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What wood is used for framing personal art?

What wood is best for framing personal art?

In the framing industry, it’s a well-known fact that we have been trying to provide customers with long sought-after value in terms of quality moldings. To reach this end, wood from a number of trees has been searched for and gathered under two separate varieties: softwood frames and hardwood frames. The two headings seemingly simplify things but as you’ll find out it’s still more difficult than that.

Softwood and hardwood frames. At first glance, one can figure out what the two types of frames are. Hardwood frames are seemingly made of a wood that is more difficult to work with and harder than the other. While softwood is made of a wood that is, yes you guessed it, is softer and more yielding than hardwood. Well, while this may seem correct at first, it’s not. In all actuality the type has not much to do with how hard or dense a wood is all the time. Take, for example, balsa wood. It is a hardwood as is basswood and it is one of the most common in making picture frames.

One of the main things that hardwood frames have in common is that the seeds of the tree they’re made from has a covering in the same way a walnut, acorn or apple would. Softwood trees on the other hand, have cover-less seeds, pine seeds for example. Hardwood trees are also usually deciduous, meaning they lose their leaves during the winter. Softwoods, on the other hand, are usually evergreen.

While not all hardwood trees are dense and hard, it is safe to say that some of the densest and hardest woods are in all actuality hardwoods. I know it’s confusing but it’s okay. When it comes to picture framing rather than referring to the strict designation, the term is used to refer to the workability of the wood in question. This is why basswood frames are usually referred to as softwood and oak and maple are not; these are two woods that are usually referred to as hardwood due to their stability and density.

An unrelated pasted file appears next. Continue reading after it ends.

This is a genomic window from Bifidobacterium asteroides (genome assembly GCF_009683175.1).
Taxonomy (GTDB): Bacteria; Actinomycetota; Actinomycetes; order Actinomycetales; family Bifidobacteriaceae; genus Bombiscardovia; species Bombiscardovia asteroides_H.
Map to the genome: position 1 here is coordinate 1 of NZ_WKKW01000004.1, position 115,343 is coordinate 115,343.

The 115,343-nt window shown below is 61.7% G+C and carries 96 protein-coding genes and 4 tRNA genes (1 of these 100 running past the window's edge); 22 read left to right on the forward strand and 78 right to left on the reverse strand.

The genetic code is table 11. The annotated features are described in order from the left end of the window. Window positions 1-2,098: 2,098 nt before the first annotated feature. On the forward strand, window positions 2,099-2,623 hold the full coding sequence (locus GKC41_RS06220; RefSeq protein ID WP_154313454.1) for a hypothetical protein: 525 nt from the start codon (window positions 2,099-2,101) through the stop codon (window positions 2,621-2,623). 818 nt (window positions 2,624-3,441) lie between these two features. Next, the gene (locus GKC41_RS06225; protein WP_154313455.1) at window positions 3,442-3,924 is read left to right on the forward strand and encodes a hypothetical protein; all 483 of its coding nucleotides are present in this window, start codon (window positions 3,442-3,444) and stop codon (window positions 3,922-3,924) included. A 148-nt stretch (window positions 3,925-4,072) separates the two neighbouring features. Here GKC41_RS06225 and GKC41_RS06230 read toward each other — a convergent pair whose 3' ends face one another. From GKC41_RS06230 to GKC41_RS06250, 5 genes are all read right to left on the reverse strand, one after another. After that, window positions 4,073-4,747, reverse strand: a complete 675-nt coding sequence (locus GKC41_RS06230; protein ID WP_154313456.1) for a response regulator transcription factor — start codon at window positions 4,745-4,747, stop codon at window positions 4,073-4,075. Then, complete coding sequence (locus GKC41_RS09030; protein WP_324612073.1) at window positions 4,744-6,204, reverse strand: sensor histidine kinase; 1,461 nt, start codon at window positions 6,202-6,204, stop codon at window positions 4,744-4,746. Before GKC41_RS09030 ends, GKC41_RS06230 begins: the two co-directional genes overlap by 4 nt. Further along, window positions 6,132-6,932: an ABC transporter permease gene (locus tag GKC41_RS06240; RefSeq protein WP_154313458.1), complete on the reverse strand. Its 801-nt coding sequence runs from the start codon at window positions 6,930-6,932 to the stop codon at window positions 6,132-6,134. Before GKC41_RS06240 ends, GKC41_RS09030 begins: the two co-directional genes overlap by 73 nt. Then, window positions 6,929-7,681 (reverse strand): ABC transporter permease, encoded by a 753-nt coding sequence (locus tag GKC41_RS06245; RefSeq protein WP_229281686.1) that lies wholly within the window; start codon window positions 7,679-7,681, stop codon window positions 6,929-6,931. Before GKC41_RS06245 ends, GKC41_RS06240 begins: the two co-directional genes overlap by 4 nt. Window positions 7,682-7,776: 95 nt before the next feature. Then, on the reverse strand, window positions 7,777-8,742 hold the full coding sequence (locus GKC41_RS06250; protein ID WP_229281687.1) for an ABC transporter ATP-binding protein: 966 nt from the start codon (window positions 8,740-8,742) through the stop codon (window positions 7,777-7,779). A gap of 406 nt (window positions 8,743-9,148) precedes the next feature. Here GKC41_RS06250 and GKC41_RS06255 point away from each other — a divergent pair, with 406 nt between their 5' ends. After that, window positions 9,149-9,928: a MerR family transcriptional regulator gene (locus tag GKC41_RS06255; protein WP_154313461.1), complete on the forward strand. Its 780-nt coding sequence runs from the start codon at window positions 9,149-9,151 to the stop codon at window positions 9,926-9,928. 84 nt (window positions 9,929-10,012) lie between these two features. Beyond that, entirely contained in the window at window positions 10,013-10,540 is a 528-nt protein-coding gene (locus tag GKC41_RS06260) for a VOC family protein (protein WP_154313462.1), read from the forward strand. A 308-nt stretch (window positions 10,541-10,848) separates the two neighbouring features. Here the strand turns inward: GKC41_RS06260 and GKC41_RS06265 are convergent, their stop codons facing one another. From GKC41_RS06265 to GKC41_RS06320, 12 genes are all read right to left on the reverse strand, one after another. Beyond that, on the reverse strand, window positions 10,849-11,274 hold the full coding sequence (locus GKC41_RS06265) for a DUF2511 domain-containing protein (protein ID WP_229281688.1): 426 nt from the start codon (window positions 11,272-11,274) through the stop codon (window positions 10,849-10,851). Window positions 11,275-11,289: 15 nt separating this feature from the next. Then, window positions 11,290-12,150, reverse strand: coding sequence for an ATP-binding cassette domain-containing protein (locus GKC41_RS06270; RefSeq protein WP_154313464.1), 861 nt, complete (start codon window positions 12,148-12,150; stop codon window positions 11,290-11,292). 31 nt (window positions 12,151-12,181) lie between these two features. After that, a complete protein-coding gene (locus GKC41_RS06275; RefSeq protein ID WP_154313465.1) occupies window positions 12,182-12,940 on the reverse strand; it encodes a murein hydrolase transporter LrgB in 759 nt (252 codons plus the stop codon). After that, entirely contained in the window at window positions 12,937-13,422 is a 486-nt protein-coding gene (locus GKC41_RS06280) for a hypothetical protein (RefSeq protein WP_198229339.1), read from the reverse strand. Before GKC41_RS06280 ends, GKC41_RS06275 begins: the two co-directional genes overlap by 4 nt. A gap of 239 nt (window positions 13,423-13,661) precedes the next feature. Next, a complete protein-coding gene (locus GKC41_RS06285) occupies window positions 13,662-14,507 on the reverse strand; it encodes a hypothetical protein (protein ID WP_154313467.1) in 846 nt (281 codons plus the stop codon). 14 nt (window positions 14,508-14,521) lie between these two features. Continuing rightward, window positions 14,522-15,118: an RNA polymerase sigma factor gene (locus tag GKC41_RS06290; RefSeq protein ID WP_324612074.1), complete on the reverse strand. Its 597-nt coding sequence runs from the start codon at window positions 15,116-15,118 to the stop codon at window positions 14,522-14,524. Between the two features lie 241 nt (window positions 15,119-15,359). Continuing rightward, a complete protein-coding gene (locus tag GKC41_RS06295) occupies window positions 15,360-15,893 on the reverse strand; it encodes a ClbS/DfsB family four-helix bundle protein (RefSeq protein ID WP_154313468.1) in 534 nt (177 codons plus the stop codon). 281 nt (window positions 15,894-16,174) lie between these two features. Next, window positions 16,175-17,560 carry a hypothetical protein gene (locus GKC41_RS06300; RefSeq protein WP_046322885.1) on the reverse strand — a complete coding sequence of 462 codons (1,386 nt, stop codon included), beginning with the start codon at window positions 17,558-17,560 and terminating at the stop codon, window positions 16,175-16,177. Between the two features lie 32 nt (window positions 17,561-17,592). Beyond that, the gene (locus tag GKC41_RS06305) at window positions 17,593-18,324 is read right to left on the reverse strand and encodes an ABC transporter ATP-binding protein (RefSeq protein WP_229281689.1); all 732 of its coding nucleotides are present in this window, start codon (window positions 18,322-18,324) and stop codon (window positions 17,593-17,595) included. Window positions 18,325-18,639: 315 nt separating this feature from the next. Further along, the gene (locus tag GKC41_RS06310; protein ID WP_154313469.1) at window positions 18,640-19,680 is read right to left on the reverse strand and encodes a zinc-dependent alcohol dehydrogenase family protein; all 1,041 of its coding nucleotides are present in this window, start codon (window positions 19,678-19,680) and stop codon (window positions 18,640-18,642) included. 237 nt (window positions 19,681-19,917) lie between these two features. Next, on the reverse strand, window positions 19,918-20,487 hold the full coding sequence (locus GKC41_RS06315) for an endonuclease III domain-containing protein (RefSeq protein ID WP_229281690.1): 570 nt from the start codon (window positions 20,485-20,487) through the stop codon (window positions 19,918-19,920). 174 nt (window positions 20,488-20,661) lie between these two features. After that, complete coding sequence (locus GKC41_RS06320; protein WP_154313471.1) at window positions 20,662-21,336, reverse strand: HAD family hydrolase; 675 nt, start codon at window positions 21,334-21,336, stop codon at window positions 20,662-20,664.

Most (or many) commercial frame moldings are made of Ramin or basswood - two soft hardwoods - but have a veneer that is meant to mimic harder woods such as walnut, maple, or cherry. This is why, when you purchase a picture frame you want to pay attention to words that refer to the finish.

Hardwood frames are usually made of hard-wearing, tough woods that are resistant to scratches and dents. A good way to tell the difference between a softwood and hardwood molding is to simply try to scratch it with your fingernail. If it’s difficult to scratch it it’s probably hardwood.

Wood when it comes to framing your own work

It has been thought that hardwoods are more attractive than softwoods because of their well-defined grain patterns. But you must know that hardwoods such as hickory, teak, maple, and oak can be a real pain to nail, saw, and sand. On the other hand, softwoods are way easier to work but are a bit more prone to warping and can sometimes ooze sap.

In more recent years, picture frames have begun to be made using softer hardwoods made in Southeast Asia.

Also, recently the picture framing industry has started to look at hybrid poplar grown in North America because of its sustainability.

The most common soft hardwoods used for picture framing are ash, oak, walnut, cherry.

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